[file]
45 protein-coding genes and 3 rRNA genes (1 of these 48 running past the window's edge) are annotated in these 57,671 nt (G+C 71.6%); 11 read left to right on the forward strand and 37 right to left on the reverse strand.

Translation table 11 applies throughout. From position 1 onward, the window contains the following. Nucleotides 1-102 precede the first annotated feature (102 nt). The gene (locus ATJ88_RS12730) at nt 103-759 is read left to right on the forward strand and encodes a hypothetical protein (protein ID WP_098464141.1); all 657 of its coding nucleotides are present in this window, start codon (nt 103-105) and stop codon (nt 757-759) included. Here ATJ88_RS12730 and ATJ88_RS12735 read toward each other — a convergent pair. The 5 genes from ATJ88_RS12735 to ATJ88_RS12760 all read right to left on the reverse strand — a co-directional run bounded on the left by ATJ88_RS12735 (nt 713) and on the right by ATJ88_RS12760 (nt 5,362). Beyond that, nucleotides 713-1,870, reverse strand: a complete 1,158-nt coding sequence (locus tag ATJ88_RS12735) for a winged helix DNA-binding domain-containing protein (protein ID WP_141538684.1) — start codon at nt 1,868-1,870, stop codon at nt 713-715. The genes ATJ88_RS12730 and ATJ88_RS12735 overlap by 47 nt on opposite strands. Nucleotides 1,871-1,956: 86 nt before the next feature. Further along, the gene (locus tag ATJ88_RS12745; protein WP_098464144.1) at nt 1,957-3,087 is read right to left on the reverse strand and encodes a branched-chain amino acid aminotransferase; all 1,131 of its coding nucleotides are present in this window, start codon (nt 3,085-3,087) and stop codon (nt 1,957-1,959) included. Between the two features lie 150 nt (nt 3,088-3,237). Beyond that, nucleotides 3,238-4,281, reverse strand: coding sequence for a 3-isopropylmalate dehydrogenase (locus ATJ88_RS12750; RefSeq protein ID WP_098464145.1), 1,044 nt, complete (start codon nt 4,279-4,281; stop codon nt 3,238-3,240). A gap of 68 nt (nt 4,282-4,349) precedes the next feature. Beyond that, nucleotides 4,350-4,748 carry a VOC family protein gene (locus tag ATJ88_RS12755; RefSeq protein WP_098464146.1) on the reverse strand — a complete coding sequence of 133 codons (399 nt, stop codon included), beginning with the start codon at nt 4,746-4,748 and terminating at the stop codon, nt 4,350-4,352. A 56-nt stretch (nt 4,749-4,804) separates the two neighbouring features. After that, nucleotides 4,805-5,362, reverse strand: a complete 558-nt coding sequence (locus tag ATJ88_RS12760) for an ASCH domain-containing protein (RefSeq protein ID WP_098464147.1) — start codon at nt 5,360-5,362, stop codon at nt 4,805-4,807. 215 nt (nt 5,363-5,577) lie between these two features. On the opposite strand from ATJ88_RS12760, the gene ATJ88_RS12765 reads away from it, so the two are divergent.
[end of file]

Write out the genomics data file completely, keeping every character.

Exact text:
45 protein-coding genes and 3 rRNA genes (1 of these 48 running past the window's edge) are annotated in these 57,671 nt (G+C 71.6%); 11 read left to right on the forward strand and 37 right to left on the reverse strand.

Translation table 11 applies throughout. From position 1 onward, the window contains the following. Nucleotides 1-102 precede the first annotated feature (102 nt). The gene (locus ATJ88_RS12730) at nt 103-759 is read left to right on the forward strand and encodes a hypothetical protein (protein ID WP_098464141.1); all 657 of its coding nucleotides are present in this window, start codon (nt 103-105) and stop codon (nt 757-759) included. Here ATJ88_RS12730 and ATJ88_RS12735 read toward each other — a convergent pair. The 5 genes from ATJ88_RS12735 to ATJ88_RS12760 all read right to left on the reverse strand — a co-directional run bounded on the left by ATJ88_RS12735 (nt 713) and on the right by ATJ88_RS12760 (nt 5,362). Beyond that, nucleotides 713-1,870, reverse strand: a complete 1,158-nt coding sequence (locus tag ATJ88_RS12735) for a winged helix DNA-binding domain-containing protein (protein ID WP_141538684.1) — start codon at nt 1,868-1,870, stop codon at nt 713-715. The genes ATJ88_RS12730 and ATJ88_RS12735 overlap by 47 nt on opposite strands. Nucleotides 1,871-1,956: 86 nt before the next feature. Further along, the gene (locus tag ATJ88_RS12745; protein WP_098464144.1) at nt 1,957-3,087 is read right to left on the reverse strand and encodes a branched-chain amino acid aminotransferase; all 1,131 of its coding nucleotides are present in this window, start codon (nt 3,085-3,087) and stop codon (nt 1,957-1,959) included. Between the two features lie 150 nt (nt 3,088-3,237). Beyond that, nucleotides 3,238-4,281, reverse strand: coding sequence for a 3-isopropylmalate dehydrogenase (locus ATJ88_RS12750; RefSeq protein ID WP_098464145.1), 1,044 nt, complete (start codon nt 4,279-4,281; stop codon nt 3,238-3,240). A gap of 68 nt (nt 4,282-4,349) precedes the next feature. Beyond that, nucleotides 4,350-4,748 carry a VOC family protein gene (locus tag ATJ88_RS12755; RefSeq protein WP_098464146.1) on the reverse strand — a complete coding sequence of 133 codons (399 nt, stop codon included), beginning with the start codon at nt 4,746-4,748 and terminating at the stop codon, nt 4,350-4,352. A 56-nt stretch (nt 4,749-4,804) separates the two neighbouring features. After that, nucleotides 4,805-5,362, reverse strand: a complete 558-nt coding sequence (locus tag ATJ88_RS12760) for an ASCH domain-containing protein (RefSeq protein ID WP_098464147.1) — start codon at nt 5,360-5,362, stop codon at nt 4,805-4,807. 215 nt (nt 5,363-5,577) lie between these two features. On the opposite strand from ATJ88_RS12760, the gene ATJ88_RS12765 reads away from it, so the two are divergent.